Publication Date

April 2019

Advisor(s)

Abigail Hornstein

Major

Economics (ECON)

Language

English (United States)

Abstract

Abstract: Serial entrepreneurs are more successful than others. This thesis uses a sample of venture capital-backed firms that went public to isolate effects of two established hypotheses. We test the signaling and experience hypotheses and find evidence that successful serial entrepreneurs benefit from perceptions of their ability, even when compared to similarly talented founders. We also find evidence that previously successful serial entrepreneurs outperform novices, particularly through holding important roles and attracting more investment. These results are robust to a variety of specifications and endogeneity issues.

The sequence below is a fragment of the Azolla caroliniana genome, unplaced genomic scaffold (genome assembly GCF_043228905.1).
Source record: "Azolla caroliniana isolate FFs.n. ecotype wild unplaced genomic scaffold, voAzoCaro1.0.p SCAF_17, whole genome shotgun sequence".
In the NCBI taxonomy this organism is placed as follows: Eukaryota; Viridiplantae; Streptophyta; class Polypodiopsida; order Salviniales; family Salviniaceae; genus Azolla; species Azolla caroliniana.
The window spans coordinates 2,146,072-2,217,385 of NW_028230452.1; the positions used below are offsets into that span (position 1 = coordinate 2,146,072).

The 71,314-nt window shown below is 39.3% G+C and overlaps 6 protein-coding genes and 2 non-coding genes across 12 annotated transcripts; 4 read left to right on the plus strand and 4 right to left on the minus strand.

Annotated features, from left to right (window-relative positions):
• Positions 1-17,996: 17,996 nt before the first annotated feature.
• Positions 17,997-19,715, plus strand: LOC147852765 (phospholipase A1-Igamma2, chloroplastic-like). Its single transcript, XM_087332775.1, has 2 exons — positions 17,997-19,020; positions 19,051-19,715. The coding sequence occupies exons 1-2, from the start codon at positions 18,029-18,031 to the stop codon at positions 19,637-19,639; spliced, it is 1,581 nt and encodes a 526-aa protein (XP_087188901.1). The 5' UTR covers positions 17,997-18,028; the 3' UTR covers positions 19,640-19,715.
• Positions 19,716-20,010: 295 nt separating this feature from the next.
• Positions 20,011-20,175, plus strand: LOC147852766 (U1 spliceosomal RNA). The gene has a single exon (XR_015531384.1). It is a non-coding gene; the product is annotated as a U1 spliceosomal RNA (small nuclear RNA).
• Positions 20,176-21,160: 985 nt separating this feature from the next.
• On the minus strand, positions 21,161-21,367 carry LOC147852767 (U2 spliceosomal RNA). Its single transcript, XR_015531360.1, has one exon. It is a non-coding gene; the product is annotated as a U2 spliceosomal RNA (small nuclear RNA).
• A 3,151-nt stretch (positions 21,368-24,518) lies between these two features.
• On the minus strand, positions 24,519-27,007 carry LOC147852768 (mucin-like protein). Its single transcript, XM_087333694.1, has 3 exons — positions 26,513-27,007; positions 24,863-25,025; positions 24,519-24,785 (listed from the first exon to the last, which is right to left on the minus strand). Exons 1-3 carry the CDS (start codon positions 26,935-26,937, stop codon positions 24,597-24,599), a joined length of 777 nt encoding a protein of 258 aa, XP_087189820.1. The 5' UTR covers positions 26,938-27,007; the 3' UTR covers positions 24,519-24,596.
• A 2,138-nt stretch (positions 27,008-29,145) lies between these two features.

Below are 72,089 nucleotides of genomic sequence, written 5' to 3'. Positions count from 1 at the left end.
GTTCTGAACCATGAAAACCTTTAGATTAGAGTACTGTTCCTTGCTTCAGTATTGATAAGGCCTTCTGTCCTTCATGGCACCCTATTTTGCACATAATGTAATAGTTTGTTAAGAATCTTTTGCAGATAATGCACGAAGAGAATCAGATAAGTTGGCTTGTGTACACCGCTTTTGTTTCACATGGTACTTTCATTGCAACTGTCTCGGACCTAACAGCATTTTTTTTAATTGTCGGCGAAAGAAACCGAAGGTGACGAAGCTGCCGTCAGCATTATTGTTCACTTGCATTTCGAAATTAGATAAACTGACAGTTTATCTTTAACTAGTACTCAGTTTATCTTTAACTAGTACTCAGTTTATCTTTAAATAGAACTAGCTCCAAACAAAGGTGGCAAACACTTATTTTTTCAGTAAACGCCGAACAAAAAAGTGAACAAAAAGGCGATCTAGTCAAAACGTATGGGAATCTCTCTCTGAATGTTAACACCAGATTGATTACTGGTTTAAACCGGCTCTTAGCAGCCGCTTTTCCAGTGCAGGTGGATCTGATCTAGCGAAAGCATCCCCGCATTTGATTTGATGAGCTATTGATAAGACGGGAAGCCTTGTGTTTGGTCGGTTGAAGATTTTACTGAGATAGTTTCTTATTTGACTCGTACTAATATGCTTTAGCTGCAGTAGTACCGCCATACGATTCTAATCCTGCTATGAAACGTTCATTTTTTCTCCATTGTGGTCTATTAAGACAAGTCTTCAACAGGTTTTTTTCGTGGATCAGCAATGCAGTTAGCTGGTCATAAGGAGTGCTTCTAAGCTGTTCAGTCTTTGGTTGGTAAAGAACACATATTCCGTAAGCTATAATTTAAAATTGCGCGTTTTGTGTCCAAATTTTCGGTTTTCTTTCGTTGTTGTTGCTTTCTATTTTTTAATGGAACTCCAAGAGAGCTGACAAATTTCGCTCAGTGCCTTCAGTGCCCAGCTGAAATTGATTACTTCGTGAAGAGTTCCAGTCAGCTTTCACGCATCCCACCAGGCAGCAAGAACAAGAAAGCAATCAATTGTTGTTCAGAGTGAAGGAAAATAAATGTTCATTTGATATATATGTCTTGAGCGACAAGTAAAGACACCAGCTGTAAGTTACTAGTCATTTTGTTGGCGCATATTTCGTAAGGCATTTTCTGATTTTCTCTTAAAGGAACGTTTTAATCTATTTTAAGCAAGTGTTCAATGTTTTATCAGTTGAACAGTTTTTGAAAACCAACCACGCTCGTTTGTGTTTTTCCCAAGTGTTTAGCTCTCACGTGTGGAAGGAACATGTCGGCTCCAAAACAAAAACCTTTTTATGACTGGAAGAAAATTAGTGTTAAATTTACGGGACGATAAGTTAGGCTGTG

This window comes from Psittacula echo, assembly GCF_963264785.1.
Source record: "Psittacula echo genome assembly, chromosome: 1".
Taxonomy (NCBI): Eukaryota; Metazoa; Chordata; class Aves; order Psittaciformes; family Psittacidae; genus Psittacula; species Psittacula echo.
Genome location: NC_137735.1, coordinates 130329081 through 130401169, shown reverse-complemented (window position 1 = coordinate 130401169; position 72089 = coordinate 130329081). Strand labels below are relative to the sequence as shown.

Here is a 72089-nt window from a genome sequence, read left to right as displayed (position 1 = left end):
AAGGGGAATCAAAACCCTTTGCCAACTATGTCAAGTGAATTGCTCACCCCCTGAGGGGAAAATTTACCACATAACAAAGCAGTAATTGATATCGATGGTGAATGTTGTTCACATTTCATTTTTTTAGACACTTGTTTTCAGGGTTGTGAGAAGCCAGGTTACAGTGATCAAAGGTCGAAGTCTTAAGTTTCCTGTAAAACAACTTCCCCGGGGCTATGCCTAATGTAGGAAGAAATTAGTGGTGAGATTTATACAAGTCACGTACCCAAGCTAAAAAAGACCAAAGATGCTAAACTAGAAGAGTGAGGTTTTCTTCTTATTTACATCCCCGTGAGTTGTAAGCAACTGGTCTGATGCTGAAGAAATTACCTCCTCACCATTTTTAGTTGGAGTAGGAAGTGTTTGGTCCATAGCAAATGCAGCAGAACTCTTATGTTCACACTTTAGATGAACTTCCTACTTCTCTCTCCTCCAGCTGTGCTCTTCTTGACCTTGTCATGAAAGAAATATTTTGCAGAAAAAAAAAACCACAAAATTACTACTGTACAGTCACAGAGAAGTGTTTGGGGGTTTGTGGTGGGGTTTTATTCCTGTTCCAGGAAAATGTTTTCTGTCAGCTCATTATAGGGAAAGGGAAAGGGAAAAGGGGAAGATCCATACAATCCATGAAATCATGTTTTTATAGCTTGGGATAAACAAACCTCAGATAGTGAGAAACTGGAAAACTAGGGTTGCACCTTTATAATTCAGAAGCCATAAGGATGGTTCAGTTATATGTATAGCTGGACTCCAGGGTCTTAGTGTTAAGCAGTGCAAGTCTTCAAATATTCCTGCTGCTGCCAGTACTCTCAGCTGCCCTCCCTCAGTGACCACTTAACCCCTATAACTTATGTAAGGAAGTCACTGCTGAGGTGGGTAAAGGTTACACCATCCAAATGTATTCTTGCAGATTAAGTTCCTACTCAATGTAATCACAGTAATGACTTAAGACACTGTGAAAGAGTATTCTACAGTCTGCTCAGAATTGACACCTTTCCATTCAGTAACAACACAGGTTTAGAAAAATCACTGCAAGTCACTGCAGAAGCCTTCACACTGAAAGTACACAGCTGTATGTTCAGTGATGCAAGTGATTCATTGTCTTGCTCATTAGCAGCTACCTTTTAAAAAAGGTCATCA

Available for download on Wednesday, April 15, 2020

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